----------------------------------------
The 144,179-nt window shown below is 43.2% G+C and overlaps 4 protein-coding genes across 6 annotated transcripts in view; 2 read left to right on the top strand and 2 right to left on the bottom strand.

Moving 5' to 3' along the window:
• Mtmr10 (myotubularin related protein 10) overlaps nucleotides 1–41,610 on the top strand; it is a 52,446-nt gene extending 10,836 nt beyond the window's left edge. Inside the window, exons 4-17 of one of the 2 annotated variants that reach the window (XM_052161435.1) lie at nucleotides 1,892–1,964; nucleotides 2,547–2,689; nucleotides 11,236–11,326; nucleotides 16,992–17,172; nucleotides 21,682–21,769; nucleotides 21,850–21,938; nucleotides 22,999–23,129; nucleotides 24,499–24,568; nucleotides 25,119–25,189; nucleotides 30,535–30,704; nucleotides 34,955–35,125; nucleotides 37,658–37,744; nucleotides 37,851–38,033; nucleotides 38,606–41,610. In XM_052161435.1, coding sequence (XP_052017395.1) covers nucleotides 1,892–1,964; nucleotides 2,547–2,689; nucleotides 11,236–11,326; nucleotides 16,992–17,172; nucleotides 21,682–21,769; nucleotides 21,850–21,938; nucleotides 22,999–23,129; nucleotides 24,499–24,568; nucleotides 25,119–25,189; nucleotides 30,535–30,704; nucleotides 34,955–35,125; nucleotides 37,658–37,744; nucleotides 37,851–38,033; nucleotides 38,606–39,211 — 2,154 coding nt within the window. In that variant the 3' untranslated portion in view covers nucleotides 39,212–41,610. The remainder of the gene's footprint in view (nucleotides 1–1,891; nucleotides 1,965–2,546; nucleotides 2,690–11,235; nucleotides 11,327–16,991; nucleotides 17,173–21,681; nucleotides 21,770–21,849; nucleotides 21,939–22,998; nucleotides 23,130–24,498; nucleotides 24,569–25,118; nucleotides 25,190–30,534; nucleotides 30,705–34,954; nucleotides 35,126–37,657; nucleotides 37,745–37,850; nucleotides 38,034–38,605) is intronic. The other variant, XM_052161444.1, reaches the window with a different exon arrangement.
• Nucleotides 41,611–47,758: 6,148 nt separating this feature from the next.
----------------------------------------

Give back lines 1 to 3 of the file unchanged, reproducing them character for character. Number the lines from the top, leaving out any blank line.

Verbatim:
The 144,179-nt window shown below is 43.2% G+C and overlaps 4 protein-coding genes across 6 annotated transcripts in view; 2 read left to right on the top strand and 2 right to left on the bottom strand.

Moving 5' to 3' along the window:
• Mtmr10 (myotubularin related protein 10) overlaps nucleotides 1–41,610 on the top strand; it is a 52,446-nt gene extending 10,836 nt beyond the window's left edge. Inside the window, exons 4-17 of one of the 2 annotated variants that reach the window (XM_052161435.1) lie at nucleotides 1,892–1,964; nucleotides 2,547–2,689; nucleotides 11,236–11,326; nucleotides 16,992–17,172; nucleotides 21,682–21,769; nucleotides 21,850–21,938; nucleotides 22,999–23,129; nucleotides 24,499–24,568; nucleotides 25,119–25,189; nucleotides 30,535–30,704; nucleotides 34,955–35,125; nucleotides 37,658–37,744; nucleotides 37,851–38,033; nucleotides 38,606–41,610. In XM_052161435.1, coding sequence (XP_052017395.1) covers nucleotides 1,892–1,964; nucleotides 2,547–2,689; nucleotides 11,236–11,326; nucleotides 16,992–17,172; nucleotides 21,682–21,769; nucleotides 21,850–21,938; nucleotides 22,999–23,129; nucleotides 24,499–24,568; nucleotides 25,119–25,189; nucleotides 30,535–30,704; nucleotides 34,955–35,125; nucleotides 37,658–37,744; nucleotides 37,851–38,033; nucleotides 38,606–39,211 — 2,154 coding nt within the window. In that variant the 3' untranslated portion in view covers nucleotides 39,212–41,610. The remainder of the gene's footprint in view (nucleotides 1–1,891; nucleotides 1,965–2,546; nucleotides 2,690–11,235; nucleotides 11,327–16,991; nucleotides 17,173–21,681; nucleotides 21,770–21,849; nucleotides 21,939–22,998; nucleotides 23,130–24,498; nucleotides 24,569–25,118; nucleotides 25,190–30,534; nucleotides 30,705–34,954; nucleotides 35,126–37,657; nucleotides 37,745–37,850; nucleotides 38,034–38,605) is intronic. The other variant, XM_052161444.1, reaches the window with a different exon arrangement.